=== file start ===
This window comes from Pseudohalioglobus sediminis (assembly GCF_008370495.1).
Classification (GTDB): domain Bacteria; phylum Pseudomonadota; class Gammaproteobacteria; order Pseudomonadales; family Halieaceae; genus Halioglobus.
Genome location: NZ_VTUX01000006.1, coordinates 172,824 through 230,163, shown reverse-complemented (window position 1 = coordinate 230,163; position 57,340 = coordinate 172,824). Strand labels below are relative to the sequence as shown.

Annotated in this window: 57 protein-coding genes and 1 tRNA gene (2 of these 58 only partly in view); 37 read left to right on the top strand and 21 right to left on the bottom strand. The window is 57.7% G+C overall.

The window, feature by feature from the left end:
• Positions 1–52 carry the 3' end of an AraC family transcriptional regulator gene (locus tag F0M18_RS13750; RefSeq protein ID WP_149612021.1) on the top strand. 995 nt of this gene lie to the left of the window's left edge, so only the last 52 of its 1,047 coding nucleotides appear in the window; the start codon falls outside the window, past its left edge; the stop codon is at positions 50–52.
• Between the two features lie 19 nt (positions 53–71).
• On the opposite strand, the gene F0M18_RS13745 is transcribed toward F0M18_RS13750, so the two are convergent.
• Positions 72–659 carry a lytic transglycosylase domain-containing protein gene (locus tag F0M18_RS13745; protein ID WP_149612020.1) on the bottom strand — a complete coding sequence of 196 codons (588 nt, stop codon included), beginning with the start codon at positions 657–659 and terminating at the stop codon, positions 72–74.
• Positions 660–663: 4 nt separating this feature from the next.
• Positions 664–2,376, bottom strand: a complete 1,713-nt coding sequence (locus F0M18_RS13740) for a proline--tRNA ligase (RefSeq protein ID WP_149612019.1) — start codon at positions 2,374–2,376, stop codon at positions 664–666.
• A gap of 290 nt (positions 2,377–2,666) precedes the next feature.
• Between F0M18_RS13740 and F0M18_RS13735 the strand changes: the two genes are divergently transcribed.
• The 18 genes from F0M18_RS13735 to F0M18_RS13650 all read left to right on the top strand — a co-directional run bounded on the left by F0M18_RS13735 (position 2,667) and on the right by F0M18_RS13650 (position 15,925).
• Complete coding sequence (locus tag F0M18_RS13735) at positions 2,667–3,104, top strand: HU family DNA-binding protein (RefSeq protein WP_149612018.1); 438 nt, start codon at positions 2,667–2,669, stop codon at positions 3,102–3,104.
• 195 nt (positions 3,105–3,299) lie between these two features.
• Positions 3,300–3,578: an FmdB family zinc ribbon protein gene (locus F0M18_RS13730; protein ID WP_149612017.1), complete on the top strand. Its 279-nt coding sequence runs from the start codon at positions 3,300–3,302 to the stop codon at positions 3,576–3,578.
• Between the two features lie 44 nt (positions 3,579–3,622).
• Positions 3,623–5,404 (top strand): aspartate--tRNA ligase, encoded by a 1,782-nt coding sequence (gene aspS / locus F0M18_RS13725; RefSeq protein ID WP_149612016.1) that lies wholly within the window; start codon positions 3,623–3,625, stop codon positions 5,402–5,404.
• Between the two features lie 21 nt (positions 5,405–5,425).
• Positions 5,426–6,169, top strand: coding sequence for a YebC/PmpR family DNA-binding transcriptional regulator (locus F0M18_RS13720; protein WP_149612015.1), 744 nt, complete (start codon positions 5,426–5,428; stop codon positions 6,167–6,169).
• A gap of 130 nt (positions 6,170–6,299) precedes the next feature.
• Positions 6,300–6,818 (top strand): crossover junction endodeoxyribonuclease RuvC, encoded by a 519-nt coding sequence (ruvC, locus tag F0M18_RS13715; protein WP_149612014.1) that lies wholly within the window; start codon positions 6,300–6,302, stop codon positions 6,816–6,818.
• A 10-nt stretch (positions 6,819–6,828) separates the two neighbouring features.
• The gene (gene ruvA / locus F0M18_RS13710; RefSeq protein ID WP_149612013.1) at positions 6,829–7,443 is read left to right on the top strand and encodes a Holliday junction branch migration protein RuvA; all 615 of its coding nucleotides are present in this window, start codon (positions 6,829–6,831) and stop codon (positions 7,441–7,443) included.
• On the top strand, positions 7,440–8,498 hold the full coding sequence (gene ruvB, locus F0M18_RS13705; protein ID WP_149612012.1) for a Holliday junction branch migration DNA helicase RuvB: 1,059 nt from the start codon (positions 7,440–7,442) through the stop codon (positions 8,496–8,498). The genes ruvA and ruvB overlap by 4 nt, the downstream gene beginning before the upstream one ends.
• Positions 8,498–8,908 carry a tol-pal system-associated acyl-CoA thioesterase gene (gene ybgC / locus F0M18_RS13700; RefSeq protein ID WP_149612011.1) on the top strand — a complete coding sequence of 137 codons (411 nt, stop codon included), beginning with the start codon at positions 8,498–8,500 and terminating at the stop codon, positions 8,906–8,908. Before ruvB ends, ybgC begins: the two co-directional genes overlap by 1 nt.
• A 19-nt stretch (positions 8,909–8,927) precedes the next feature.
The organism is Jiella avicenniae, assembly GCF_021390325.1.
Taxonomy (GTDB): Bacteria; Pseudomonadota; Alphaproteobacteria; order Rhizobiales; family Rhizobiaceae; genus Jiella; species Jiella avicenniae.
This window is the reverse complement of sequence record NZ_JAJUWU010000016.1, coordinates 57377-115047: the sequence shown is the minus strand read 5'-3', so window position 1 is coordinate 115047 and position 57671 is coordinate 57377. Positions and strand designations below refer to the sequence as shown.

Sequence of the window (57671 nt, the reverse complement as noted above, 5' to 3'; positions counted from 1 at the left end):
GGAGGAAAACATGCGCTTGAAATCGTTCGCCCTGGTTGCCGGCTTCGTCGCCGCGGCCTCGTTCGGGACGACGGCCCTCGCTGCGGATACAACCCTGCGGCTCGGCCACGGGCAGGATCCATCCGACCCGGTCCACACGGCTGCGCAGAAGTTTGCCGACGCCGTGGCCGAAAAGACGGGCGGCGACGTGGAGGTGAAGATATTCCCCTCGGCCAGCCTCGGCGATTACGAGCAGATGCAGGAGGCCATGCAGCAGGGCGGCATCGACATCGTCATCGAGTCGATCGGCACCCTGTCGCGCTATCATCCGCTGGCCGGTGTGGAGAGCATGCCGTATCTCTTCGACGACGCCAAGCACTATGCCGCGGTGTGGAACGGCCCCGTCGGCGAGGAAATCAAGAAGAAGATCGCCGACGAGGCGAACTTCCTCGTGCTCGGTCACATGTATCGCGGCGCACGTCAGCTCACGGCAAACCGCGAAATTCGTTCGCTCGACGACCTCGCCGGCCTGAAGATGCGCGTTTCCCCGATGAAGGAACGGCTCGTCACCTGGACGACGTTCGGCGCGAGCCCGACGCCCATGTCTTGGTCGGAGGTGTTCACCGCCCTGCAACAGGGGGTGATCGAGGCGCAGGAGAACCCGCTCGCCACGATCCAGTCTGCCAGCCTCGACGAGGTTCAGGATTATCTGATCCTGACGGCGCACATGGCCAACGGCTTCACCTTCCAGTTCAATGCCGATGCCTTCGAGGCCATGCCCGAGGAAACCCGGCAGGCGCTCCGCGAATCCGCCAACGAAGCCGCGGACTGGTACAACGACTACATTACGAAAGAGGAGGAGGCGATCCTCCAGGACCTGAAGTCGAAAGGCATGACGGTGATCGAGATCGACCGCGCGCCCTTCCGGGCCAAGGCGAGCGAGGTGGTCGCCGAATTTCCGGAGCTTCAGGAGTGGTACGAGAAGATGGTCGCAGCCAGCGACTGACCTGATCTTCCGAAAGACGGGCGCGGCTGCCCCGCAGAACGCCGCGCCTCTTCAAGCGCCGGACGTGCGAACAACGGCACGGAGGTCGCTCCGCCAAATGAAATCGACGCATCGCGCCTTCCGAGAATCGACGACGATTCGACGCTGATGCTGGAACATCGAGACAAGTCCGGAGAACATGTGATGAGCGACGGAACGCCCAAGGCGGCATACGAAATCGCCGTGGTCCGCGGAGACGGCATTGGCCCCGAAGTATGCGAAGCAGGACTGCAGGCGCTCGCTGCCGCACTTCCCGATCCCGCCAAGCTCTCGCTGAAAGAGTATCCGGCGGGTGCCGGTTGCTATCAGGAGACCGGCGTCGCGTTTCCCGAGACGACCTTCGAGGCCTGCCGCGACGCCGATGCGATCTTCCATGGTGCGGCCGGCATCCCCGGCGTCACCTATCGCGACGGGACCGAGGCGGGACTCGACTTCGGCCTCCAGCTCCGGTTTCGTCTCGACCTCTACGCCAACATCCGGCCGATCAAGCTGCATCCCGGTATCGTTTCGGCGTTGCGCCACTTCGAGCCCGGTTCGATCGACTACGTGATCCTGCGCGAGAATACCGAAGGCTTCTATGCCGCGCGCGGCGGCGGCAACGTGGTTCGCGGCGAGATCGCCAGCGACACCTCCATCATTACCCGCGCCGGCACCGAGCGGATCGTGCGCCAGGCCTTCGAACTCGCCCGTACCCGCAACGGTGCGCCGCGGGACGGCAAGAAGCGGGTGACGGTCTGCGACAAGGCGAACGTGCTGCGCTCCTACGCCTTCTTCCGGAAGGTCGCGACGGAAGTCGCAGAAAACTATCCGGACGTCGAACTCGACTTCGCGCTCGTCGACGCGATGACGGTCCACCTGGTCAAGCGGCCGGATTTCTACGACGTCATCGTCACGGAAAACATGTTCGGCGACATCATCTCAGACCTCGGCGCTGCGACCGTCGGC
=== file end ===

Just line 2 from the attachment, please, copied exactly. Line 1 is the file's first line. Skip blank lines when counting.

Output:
Classification (GTDB): domain Bacteria; phylum Pseudomonadota; class Gammaproteobacteria; order Pseudomonadales; family Halieaceae; genus Halioglobus.